Six months ago, when the expected “red wave” failed to fully manifest, Florida Gov. Ron DeSantis looked seriously competitive for the presidency. Winning a landslide victory in Florida while Republicans nationwide underperformed despite their perceived association with former President Donald Trump, plus the volatility of many of the individual candidates like Kari Lake—who openly mocked her predecessor Ron McCain and denied the results of the 2020 election—he seemed a shoe-in as a real contender in the Republican primary. From there, it seemed like a short shot to the Oval Office, as current President Joe Biden’s popularity remained underwater. So, what happened?
DeSantis has been polling significantly below Trump in recent months, and as of May 2, a CBS poll put Trump at a 36-point lead over the governor. Some have argued that this is because DeSantis hasn’t officially announced his candidacy, although nobody is under the illusion that he doesn’t plan to run, and he’s made it clear to members of his inner circle that he aspires to the presidency.
By all accounts, DeSantis’s campaign should be picking up more and more speed. He’s had a fantastically successful legislative session thus far, passing the six-week abortion ban and concealed carry without a permit. He has taken over New College of Florida, strong-armed dozens of individual school board members into power, redistricted the entire state heavily in favor of the Republican Party and made waves nationally and internationally by traveling to visit early primary states and key U.S. allies. The presidential aspirant has been racking up wins left and right, yet he is polling worse and worse as time goes on.
A peek behind the curtain shows a very different picture than the successes he seems to be enjoying. For starters, he’s hemorrhaging donors. Ken Griffin, Thomas Peterffy and John Catsimatidis—all major Republican donor powerhouses known for favoring DeSantis—have all suggested that they might drop their support. Concerns over his struggle with Disney, an apparent lack of personal access for the donors to the governor, his support for the abortion ban and other policy issues seem to be driving his donor base away from him.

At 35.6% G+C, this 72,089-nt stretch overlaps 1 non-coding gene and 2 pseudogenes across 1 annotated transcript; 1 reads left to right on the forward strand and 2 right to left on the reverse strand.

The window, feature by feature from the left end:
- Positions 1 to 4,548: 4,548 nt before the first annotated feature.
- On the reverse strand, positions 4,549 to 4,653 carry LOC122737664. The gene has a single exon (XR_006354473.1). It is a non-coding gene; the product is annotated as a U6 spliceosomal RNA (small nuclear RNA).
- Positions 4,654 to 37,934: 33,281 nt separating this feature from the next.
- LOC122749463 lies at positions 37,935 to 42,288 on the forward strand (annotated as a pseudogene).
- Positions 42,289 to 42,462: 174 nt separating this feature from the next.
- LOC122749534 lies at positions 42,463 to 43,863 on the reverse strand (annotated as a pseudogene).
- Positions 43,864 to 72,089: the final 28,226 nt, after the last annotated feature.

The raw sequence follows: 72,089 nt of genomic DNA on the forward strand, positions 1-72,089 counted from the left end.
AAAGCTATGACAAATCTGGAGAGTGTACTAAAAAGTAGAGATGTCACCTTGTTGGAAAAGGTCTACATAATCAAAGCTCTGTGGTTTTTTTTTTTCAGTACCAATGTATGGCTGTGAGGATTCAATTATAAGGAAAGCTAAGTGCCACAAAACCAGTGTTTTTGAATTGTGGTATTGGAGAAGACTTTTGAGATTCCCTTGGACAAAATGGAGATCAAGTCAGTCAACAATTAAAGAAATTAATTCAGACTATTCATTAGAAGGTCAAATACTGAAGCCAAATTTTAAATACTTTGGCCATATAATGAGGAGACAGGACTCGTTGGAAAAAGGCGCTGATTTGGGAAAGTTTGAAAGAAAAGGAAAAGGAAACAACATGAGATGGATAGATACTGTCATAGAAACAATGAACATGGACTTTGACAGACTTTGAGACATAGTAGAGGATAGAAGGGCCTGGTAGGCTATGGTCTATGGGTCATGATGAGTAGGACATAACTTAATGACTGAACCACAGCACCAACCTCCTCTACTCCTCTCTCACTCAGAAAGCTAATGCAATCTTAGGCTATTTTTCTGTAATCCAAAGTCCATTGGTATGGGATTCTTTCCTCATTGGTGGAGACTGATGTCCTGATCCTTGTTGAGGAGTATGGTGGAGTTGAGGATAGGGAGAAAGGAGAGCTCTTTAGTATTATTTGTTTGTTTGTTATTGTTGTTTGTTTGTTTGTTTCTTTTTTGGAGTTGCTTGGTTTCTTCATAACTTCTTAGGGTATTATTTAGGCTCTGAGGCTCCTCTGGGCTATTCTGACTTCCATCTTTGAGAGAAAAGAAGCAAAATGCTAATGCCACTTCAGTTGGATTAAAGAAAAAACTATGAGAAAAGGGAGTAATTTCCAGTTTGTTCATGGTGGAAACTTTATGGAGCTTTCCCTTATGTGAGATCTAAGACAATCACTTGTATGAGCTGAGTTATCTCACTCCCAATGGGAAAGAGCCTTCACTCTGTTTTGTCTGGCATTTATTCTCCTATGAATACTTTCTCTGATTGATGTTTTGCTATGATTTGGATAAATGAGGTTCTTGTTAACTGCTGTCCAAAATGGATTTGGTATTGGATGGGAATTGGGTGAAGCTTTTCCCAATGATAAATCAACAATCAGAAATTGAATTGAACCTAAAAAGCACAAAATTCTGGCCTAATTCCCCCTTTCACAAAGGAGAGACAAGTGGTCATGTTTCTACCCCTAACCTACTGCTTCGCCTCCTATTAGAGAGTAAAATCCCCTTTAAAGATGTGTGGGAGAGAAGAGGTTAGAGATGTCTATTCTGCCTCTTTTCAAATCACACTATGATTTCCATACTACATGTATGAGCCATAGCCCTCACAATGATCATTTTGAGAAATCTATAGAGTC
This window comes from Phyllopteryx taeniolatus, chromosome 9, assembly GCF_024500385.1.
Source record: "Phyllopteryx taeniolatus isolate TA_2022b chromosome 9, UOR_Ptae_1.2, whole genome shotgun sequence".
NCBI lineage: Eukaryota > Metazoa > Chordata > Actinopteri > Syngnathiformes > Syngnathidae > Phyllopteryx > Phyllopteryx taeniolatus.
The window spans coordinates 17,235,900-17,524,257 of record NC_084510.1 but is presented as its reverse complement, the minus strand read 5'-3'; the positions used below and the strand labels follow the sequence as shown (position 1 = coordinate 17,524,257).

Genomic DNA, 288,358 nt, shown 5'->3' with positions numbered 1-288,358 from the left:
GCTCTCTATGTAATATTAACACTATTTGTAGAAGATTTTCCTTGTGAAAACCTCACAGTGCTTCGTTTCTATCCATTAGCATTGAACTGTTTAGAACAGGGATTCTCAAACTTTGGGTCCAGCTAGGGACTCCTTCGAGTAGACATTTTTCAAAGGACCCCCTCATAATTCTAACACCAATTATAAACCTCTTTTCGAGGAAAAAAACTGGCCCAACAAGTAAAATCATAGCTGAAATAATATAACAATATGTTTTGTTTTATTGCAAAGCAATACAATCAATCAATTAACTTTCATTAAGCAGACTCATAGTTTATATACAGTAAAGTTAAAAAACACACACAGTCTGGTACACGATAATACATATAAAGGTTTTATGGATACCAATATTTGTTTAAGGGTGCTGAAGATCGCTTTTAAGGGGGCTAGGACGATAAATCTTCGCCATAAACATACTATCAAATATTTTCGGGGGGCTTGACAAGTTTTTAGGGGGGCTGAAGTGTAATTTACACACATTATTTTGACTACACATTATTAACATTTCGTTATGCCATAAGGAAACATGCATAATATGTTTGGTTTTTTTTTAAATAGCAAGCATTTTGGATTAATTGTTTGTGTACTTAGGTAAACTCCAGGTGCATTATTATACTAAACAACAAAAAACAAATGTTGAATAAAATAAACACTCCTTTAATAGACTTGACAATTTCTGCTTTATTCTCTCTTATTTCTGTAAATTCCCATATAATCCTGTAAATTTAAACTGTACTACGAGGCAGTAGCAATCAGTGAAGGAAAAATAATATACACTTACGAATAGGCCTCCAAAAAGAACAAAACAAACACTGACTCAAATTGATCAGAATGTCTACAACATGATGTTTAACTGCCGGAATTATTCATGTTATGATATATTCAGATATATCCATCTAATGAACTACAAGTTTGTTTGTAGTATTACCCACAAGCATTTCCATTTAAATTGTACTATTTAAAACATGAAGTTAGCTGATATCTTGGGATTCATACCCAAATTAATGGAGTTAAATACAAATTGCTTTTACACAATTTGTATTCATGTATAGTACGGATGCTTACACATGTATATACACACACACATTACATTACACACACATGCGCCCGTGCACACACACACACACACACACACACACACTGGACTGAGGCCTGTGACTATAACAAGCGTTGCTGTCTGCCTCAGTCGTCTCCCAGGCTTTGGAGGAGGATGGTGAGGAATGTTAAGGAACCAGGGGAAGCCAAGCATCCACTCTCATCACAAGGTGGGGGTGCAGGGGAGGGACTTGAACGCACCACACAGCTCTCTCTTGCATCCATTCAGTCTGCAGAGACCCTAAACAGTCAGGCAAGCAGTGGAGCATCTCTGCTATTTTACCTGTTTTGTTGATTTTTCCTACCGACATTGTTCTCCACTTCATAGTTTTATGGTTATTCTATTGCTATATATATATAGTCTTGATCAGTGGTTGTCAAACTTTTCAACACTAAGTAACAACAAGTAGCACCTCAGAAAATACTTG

Meanwhile, his political backers seem to be few and far between. Trump has racked up dozens of endorsements from national Republican politicians, including seven of the 20 House Representatives within the state of Florida. DeSantis, meanwhile, has only gotten one. The story of DeSantis’s meeting with Texas Rep. Lance Gooden has already become infamous—Gooden took a meeting with DeSantis and immediately declared his support for DeSantis’s major opponent.
Speaking of DeSantis’s major opponent, Trump has pulled no punches, accusing DeSantis of possibly having had sexual relations with his students as a teacher. DeSantis has made it his mission to be Trump without the volatility, but Trump increasingly makes it clear that he will attack DeSantis to win the primary. Now, as polls lean more and more in favor of the former President, it’s unclear if DeSantis can continue to avoid escalating the conflict between himself and his one-time benefactor. Unluckily for him, that would also almost certainly spell disaster for his as-of-yet unannounced presidential campaign.
Even interviews with DeSantis make him seem nervous and frenetic, and he’s drawn the ire of the internet for coming across as twitchy, anxious, and combative. He snapped at a reporter who asked about his time in Guantanamo Bay, with commentators going on to say he was “not ready for prime time.” His international tour included a speech where he was squinting at the camera because his podium faced the sun. And he was notably absent from the state when South Florida was experiencing major floods, something his opponents took note of.